Playing the ‘music of friends’

By: | Published: September 24, 2017 3:00 AM

Chamber music is a fantastic musical genre because one has the possibility to share the stage with others.

Fejérvári, the winner of the 2017 Concours Musical International de Montréal for piano and recipient of the Borletti-Buitoni Trust Fellowship, was in the capital recently, where he played at The Imperial hotel in association with the Hungarian Information and Cultural Centre.

Chamber music is a fantastic musical genre because one has the possibility to share the stage with others. This is also one of the reasons why people call it the ‘music of friends’,” says Zoltán Fejérvári, an award-winning pianist and chamber musician from Hungary. Fejérvári, the winner of the 2017 Concours Musical International de Montréal for piano and recipient of the Borletti-Buitoni Trust Fellowship, was in the capital recently, where he played at The Imperial hotel in association with the Hungarian Information and Cultural Centre.

For the uninitiated, chamber music, a style of classical music, is composed for a small group of instruments—traditionally a group that could fit in a chamber or room. It includes any art music that is performed by a small number of performers, with one performer playing one unique part, unlike an orchestra. “Of course, different musicians often have different ideas and ways of approach, but that’s the nice thing about it—how to create a complete performance, giving up a little bit of your own ego,” says Fejérvári on the uniqueness of this genre of music. Austria’s Joseph Haydn is credited with creating the modern form of chamber music as we see it today in its contemporary form. And Mozart is known to have taken the art forward by adding more vocabulary to it. Fejérvári believes that although chamber music was at its peak in the 19th century, it will always be a part of world music, thanks to its private and intimate atmosphere.

Coming from a family of musicians, music was an innate calling for Fejérvári. He started learning at the age of eight years, he says. For him, the inspiration lies in the music itself. Being a classical musician also gives Fejérvári the extra edge. “We, classical musicians, have the possibility to play a huge range of styles, from the baroque period to contemporary music… It involves many centuries,” says Fejérvári, who played in Pune before playing in New Delhi. Since this was his first tour to India, the musician was naturally anxious, but enjoyed the experience. “It felt really good, the audience was great and enthusiastic,” he says.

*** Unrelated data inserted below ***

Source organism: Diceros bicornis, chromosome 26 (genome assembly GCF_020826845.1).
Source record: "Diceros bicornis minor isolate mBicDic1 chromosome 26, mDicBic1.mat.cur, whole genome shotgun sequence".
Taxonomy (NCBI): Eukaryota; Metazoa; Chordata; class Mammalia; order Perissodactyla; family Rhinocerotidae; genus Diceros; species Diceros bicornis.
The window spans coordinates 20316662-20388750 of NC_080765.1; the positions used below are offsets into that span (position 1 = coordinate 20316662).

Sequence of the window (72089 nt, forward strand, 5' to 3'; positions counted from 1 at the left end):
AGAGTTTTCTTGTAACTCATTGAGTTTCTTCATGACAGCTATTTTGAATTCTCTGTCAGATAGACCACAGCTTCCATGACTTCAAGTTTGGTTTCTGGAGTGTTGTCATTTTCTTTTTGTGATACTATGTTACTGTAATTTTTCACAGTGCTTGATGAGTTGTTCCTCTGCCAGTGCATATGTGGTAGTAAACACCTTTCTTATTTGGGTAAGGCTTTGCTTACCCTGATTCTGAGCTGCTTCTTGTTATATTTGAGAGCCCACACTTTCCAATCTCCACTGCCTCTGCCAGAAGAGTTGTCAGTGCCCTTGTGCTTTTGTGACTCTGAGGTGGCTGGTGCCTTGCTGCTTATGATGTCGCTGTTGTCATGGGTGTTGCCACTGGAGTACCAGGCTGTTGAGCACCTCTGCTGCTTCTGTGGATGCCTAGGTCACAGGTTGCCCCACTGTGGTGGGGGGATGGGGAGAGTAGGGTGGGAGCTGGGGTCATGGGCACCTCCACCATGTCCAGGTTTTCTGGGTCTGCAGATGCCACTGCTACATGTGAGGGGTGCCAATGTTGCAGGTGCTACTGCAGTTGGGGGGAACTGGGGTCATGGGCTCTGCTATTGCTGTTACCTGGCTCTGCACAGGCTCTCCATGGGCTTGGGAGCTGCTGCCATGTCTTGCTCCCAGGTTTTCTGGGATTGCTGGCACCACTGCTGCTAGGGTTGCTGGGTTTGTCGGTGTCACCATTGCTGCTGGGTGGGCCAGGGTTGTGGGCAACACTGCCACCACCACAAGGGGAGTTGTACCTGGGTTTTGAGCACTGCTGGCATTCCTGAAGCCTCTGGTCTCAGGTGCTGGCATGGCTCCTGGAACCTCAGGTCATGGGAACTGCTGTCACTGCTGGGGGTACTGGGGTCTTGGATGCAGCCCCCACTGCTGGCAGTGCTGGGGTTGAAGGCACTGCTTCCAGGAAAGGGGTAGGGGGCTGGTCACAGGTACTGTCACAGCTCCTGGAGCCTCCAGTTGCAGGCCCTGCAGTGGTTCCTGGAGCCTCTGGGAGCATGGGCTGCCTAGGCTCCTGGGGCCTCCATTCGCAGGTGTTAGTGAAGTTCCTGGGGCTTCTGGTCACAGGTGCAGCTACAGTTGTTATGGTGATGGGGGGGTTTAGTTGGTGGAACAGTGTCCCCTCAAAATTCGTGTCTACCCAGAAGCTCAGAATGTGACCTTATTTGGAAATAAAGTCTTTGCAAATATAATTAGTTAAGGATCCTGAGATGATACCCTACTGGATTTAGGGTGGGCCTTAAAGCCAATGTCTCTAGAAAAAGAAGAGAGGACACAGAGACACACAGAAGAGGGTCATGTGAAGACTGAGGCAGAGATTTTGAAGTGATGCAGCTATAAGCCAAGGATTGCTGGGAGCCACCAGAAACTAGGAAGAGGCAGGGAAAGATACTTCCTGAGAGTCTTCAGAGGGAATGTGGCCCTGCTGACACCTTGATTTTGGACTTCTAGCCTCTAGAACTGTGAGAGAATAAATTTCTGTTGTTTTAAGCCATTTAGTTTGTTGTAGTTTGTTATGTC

Next on the radar is Mumbai. “I am flying to Mumbai to play with my fantastic cellist friend, István Várdai,” Fejérvári says. Currently a teacher at the chamber music department of the Liszt Academy of Music in Hungary, Fejérvári has a busy recital season. “During this season, I am going to give recitals in Italy, Germany, Switzerland, Canada and the US, among other countries,” he says. Speaking about The Imperial hotel’s legacy in promoting niche forms of art, Vijay Wanchoo, senior executive vice-president and general manager, The Imperial, says, “We have always worked towards promoting art and culture at The Imperial. These niche luxury recitals are designed to wield magic and make one experience exclusive repertories by award-winning pianists. In the past, coveted pianists like Karl Lutchmayer from the UK, and Marouan Benebdullah and Balazs Fulei from Hungary have created ripples with their art.”

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